1. Leave granted.
2. These appeals are directed against the judgment and order dated 15th January, 2013 passed by the Allahabad High Court in Civil Miscellaneous Writ Petition Nos.23076, 23077, 23078 and 23079 of 2007.
3. Appellant No.1 was appointed as a computer operator with the respondent on 1st December, 1992. Appellant Nos. 2 to 4 were similarly appointed as computer operators with the respondent from sometime between January, 1994 and May, 1994.
4. According to the appellants, their services were satisfactory and there was no break in their services, but in spite of this, their services were terminated by an oral order on 3rd October, 1999.
5. Feeling aggrieved by the termination, the appellants raised an industrial dispute and reference was made to the Central Government Industrial Tribunal (for short "CGIT"). The CGIT gave its award on 27th December, 2006. It was held by the CGIT that the services of the appellants were terminated contrary to Section 25(f) of the Industrial Disputes Act, 1947 inasmuch as they were not paid any retrenchment compensation nor were they paid any notice pay. Accordingly, the CGIT directed their reinstatement with full back wages.
6. At this stage, it may be noted that the case of the respondent was that the appellants were engaged for the purposes of a project and since that project came to an end, their services were terminated. We have been shown the Project Document bearing No. IND/88/047/A/01/15. According to the Project Document, the project was to start sometime in April, 1989 and the duration was two years seven months. In other words, the project was to last till November, 1991. We are told today that the project continued up to 1999. Be that as it may, the appellants were appointed as computer operators, as mentioned above, only in December, 1992 and January/May, 1994, which is after the initial duration of the project, but, as now pointed out by learned counsel for the respondent, during the extended period of the project. On this basis, a contention was raised by learned counsel for the respondent that the appointment of the appellants was for the purposes of the project and as the project came to an end sometime in 1999, their services were terminated.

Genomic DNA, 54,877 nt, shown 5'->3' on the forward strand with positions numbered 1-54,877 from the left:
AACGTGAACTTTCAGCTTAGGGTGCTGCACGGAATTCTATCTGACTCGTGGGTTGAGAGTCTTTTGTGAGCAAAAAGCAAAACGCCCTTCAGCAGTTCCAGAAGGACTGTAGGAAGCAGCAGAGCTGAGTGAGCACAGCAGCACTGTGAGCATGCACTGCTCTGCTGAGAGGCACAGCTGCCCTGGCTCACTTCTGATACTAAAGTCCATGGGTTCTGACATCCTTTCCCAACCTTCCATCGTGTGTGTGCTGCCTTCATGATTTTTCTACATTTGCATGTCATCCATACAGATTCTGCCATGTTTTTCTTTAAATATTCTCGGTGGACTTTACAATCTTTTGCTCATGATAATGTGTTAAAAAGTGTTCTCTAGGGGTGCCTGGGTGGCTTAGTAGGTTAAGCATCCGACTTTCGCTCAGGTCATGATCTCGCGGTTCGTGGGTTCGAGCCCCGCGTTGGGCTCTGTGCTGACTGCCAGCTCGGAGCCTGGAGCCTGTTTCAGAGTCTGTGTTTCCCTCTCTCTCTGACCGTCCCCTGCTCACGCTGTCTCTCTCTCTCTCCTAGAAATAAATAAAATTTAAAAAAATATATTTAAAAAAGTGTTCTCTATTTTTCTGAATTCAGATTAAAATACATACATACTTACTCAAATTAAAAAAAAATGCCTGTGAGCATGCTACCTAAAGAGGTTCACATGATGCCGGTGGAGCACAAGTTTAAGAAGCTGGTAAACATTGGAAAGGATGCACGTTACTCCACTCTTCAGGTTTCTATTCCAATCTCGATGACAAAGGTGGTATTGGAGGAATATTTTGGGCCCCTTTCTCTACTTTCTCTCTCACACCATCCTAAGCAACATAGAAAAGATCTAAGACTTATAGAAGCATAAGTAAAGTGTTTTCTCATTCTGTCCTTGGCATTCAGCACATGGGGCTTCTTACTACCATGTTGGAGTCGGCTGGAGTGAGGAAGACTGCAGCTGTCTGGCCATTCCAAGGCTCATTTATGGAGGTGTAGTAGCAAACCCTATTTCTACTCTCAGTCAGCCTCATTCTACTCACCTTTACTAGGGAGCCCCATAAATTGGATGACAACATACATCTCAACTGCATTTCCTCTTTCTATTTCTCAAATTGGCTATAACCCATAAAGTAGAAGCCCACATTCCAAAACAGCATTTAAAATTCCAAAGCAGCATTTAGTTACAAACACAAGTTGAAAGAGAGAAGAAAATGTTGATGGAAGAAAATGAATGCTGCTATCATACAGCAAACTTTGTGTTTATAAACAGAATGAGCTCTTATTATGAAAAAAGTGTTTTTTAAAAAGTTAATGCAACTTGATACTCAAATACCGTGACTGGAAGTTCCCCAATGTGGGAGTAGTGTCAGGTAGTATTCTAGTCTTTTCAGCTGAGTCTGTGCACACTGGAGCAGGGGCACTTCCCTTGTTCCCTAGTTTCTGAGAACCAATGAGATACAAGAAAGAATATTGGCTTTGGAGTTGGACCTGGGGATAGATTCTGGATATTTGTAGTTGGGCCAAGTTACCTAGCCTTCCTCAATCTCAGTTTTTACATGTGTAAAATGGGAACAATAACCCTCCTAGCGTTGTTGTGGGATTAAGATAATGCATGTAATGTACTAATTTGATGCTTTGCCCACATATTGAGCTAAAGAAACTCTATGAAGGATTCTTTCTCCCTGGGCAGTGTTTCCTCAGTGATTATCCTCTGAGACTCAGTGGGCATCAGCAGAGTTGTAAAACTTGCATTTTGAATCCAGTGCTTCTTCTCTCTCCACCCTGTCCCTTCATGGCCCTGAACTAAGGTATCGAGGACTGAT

7. It has also come on record that there was no advertisement on the basis of which the appellants were engaged, but they were required to take some sort of a written examination followed by an interview and it is on that basis that they were selected.
8. As mentioned above, the case of the respondent was not accepted by the CGIT and it was held by the CGIT that the appointment of the appellants was in accordance with law and their termination was contrary to Section 25(f) of the Industrial Disputes Act, 1947 and, therefore, a direction was given to reinstate the appellants with full back wages.
9. Feeling aggrieved by the order passed by the CGIT, the respondent preferred writ petitions in the Allahabad High Court. The writ petitions were allowed by the High Court. The decision of the writ petitions is under challenge before us.
10. On 15th May, 2007, the High Court passed an interim order to the effect that from the date of the order the appellants will be paid an amount ofL3,000/- per month. For the period prior to that, the respondent was directed to deposit back wages of the appellants before the CGIT. It is not in dispute that the appellants were paidL3,000/- per month with effect from 15th May, 2007 till sometime in January, 2013 when the writ petitions filed by the appellants were allowed. While allowing the writ petitions, the High Court permitted the respondent to withdraw the deposited amount of back wages. We are told that the respondent has since withdrawn that amount. In other words, the appellants have only receivedL3,000/- per month from 15th May, 2007 until the disposal of the writ petitions.
11. It is under these circumstances the appellants are now before us.